Everyone has their own favorite study methods, but the research shows that these particular methods and habits can improve your performance. As you prepare for the LSAT, keep these tried and true test taking tips in mind.
Summarize What You Study
In addition to underlining, highlighting, or taking notes (which can be distracting and have not shown to improve scores), finish reading the section or paragraph, and then summarize the whole section. Try summarizing it out loud. This engages critical thinking skills and shows a strong correlation to retention.
Work Out Before the Test
Struggling with sleep? Exercise more. Feeling stressed? Exercise more. Sometimes it seems like fitness is the only advice people give. But the research shows that when it comes to test-taking, regular exercise can improve memory and improve thinking in most people. For those who work out regularly, working out before a test can improve test scores even more (compared to not working out before).
Get a Longer Night’s Sleep
A study recently showed that students who slept just one more hour at night—averaging seven instead of six hours—scored 1.7 points higher (on a scale of 20) than other students. Deeper sleep allows more time to go into deep REM sleep, which helps with memory consolidation and integration of new knowledge. Rest up, especially during the week before your test date.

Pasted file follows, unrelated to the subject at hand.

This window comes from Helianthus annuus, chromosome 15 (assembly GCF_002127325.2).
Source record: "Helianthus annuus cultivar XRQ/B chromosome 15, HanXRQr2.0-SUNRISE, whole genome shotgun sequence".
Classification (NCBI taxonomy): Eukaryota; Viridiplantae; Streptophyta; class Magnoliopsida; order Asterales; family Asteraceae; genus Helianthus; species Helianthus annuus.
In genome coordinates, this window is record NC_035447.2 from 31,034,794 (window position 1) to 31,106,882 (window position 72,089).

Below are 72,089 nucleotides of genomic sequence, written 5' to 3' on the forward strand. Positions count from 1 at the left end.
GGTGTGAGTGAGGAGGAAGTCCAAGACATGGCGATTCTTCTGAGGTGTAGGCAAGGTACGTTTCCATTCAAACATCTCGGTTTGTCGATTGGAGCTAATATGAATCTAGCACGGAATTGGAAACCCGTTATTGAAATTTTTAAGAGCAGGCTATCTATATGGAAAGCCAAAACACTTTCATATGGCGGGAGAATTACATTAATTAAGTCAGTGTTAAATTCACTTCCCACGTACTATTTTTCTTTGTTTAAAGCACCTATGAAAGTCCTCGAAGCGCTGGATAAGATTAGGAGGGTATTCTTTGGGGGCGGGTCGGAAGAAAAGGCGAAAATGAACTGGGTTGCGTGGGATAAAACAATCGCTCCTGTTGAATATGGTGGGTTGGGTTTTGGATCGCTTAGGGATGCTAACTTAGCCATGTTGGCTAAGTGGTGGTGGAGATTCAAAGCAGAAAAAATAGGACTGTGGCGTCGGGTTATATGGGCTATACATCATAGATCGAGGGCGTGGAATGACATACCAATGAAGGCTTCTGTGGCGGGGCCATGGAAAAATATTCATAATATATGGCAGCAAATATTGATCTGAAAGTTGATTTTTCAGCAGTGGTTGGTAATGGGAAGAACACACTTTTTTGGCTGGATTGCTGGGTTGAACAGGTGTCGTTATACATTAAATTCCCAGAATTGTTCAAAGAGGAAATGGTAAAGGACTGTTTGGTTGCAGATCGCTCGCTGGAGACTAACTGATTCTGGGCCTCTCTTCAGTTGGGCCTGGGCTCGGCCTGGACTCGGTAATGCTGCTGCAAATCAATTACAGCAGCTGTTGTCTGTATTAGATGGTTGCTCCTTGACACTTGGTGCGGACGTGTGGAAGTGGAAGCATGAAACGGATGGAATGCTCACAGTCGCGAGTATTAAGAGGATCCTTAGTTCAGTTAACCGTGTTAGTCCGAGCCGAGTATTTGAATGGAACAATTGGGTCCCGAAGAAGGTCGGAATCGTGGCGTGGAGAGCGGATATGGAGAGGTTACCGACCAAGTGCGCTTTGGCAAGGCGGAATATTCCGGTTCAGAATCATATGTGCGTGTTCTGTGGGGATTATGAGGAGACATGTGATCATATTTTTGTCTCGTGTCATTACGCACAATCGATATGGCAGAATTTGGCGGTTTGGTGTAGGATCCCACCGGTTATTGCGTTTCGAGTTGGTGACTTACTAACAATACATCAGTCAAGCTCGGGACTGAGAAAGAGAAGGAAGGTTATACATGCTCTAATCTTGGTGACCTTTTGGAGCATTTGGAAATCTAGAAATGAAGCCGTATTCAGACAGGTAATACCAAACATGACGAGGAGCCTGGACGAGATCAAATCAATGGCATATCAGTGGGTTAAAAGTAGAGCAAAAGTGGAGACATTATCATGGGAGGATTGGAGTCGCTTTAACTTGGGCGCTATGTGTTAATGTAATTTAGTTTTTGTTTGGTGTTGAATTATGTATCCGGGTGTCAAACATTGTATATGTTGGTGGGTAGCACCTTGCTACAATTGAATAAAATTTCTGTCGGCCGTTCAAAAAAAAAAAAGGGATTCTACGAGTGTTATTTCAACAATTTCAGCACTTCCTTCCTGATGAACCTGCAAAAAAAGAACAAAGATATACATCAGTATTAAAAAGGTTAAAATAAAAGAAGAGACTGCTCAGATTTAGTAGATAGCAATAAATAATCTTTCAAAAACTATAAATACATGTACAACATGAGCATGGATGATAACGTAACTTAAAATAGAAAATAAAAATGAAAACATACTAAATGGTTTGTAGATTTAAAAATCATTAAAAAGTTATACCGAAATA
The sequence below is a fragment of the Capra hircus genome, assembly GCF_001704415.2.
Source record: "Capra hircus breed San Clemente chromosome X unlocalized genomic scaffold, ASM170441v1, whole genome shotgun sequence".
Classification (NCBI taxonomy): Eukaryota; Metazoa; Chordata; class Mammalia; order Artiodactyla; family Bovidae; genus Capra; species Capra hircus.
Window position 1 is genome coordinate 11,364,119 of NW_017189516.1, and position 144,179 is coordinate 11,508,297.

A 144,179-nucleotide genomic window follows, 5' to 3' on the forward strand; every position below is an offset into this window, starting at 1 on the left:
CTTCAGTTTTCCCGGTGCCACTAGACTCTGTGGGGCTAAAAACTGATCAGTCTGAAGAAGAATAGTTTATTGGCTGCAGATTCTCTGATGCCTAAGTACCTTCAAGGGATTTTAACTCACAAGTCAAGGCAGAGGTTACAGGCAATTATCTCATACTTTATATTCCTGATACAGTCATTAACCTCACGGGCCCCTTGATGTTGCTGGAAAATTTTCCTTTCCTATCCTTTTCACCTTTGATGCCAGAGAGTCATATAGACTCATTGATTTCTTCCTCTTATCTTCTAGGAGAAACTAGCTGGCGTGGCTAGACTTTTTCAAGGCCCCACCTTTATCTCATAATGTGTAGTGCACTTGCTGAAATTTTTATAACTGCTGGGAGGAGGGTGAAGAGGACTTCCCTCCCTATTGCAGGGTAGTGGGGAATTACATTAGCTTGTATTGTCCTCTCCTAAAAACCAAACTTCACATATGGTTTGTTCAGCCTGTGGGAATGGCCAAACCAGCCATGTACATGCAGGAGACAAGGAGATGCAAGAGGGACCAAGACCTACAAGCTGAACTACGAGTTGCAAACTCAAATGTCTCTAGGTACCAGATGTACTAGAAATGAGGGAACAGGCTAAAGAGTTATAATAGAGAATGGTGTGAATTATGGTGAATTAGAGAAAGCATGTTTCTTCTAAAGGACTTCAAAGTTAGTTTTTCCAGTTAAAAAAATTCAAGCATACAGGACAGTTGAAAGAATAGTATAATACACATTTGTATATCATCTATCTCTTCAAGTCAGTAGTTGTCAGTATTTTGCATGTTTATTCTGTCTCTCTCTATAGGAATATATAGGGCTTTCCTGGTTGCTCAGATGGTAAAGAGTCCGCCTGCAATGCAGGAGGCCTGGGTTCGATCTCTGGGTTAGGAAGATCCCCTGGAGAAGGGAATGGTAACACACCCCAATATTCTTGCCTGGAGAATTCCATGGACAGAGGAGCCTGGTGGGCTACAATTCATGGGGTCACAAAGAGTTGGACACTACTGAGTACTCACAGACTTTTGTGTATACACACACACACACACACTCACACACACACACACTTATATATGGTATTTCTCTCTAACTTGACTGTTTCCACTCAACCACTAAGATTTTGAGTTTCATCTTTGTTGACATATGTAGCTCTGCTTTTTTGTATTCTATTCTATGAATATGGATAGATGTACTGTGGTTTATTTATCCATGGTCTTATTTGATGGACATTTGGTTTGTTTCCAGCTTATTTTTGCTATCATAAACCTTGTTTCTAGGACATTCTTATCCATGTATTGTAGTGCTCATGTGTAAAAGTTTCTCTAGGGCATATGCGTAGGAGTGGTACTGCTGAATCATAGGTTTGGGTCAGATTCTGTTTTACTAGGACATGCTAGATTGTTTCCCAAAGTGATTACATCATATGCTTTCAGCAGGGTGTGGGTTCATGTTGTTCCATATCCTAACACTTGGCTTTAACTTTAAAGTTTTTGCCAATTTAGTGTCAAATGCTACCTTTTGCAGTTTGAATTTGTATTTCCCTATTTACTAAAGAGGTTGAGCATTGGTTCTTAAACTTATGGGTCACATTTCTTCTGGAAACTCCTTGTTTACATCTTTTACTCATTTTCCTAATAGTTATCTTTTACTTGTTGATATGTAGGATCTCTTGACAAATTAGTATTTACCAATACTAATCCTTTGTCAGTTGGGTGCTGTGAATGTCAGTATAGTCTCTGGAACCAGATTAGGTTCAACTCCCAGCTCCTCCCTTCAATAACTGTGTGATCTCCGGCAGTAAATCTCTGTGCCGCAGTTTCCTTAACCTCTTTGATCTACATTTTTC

Eat a Strategic Meal
Eat the right foods to fuel your brain. Eggs contain choline, which can improve your thinking during memory tests, and oatmeal provides you with sustainable energy to beat brain fog. Save the celebratory donuts for after the exam is over.
Simulate the Real Test
When you take a practice test, don't take it in the comfort of your home or in your favorite chair. Go somewhere quiet yet slightly distracting. The goal is to have other humans around you, so that you can get used to the sounds of other people while you're concentrating. Time your test exactly how it will be timed, and try to take it at the same time of day as your scheduled test.
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Topics: Applying to Law School